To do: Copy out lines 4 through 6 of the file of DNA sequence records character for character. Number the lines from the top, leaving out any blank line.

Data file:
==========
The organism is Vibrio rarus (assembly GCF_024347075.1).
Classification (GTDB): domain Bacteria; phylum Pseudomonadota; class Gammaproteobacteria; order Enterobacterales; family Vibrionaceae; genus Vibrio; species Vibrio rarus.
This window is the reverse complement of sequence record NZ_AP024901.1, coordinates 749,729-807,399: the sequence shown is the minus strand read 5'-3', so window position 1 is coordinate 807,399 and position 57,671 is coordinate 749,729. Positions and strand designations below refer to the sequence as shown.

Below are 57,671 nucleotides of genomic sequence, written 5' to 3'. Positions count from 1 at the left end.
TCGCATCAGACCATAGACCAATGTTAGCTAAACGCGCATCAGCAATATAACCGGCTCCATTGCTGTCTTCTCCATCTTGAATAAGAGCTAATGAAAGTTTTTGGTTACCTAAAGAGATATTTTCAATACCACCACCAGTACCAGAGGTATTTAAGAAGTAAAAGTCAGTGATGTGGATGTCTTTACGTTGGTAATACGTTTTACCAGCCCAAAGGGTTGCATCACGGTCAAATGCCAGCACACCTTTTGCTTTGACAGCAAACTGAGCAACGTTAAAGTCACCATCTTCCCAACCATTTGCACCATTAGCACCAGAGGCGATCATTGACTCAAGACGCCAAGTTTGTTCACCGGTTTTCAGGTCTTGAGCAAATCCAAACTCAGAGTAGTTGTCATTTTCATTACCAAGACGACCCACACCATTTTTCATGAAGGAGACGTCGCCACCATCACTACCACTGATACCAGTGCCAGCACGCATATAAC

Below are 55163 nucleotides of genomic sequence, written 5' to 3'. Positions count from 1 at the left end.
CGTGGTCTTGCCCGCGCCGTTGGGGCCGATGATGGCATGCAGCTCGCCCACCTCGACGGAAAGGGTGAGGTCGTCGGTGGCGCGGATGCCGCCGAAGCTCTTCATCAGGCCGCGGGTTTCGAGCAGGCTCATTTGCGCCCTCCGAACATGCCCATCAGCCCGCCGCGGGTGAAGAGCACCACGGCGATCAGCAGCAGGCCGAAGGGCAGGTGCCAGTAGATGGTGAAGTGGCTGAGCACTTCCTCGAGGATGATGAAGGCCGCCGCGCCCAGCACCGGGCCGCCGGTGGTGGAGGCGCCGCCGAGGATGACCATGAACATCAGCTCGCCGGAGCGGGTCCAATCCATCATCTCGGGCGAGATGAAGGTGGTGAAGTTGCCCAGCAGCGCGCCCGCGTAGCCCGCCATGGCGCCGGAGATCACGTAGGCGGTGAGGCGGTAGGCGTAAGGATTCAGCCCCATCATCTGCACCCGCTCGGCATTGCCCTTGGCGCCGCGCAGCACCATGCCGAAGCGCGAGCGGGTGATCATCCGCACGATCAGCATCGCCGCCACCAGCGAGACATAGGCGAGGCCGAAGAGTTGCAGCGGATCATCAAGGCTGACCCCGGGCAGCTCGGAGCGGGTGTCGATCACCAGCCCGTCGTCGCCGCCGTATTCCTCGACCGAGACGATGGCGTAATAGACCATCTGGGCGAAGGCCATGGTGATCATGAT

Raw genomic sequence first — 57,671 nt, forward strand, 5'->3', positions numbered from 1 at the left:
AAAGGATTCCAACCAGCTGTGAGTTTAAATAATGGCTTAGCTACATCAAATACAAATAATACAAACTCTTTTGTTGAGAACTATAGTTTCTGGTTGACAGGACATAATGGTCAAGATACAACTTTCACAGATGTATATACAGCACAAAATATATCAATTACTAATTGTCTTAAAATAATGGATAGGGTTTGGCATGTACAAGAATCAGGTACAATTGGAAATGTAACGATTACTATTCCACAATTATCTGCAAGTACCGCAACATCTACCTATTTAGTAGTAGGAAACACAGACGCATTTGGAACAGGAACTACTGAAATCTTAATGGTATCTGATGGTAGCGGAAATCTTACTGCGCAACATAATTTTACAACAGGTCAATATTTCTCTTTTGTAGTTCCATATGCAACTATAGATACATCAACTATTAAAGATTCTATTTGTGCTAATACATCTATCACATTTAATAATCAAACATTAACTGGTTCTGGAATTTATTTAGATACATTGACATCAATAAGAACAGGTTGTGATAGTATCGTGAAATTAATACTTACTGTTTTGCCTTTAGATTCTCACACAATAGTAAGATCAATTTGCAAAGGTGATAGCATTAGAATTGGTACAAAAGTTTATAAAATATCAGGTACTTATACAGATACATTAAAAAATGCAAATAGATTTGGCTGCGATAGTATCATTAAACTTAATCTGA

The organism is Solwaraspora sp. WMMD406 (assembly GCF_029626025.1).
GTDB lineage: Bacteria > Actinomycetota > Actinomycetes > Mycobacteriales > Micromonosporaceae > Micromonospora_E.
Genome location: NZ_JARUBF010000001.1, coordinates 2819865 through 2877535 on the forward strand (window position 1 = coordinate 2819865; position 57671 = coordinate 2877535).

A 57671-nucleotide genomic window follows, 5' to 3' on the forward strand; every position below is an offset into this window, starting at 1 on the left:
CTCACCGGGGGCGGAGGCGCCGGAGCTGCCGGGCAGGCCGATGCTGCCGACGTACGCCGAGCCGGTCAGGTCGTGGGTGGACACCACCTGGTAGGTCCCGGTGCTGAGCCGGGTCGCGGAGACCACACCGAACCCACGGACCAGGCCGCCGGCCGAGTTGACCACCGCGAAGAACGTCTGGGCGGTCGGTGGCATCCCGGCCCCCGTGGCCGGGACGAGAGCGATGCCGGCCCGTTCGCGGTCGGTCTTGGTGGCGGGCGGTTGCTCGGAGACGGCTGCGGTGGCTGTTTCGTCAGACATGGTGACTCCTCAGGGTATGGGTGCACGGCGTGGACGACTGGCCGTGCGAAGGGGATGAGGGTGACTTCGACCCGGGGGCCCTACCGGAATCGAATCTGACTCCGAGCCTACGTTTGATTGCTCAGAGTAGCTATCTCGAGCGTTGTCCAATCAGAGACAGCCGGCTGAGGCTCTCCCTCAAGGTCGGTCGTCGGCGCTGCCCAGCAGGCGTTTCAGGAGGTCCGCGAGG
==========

Below are 57,671 nucleotides of genomic sequence, written 5' to 3'. Positions count from 1 at the left end.
TCGCATCAGACCATAGACCAATGTTAGCTAAACGCGCATCAGCAATATAACCGGCTCCATTGCTGTCTTCTCCATCTTGAATAAGAGCTAATGAAAGTTTTTGGTTACCTAAAGAGATATTTTCAATACCACCACCAGTACCAGAGGTATTTAAGAAGTAAAAGTCAGTGATGTGGATGTCTTTACGTTGGTAATACGTTTTACCAGCCCAAAGGGTTGCATCACGGTCAAATGCCAGCACACCTTTTGCTTTGACAGCAAACTGAGCAACGTTAAAGTCACCATCTTCCCAACCATTTGCACCATTAGCACCAGAGGCGATCATTGACTCAAGACGCCAAGTTTGTTCACCGGTTTTCAGGTCTTGAGCAAATCCAAACTCAGAGTAGTTGTCATTTTCATTACCAAGACGACCCACACCATTTTTCATGAAGGAGACGTCGCCACCATCACTACCACTGATACCAGTGCCAGCACGCATATAAC

Below are 55163 nucleotides of genomic sequence, written 5' to 3'. Positions count from 1 at the left end.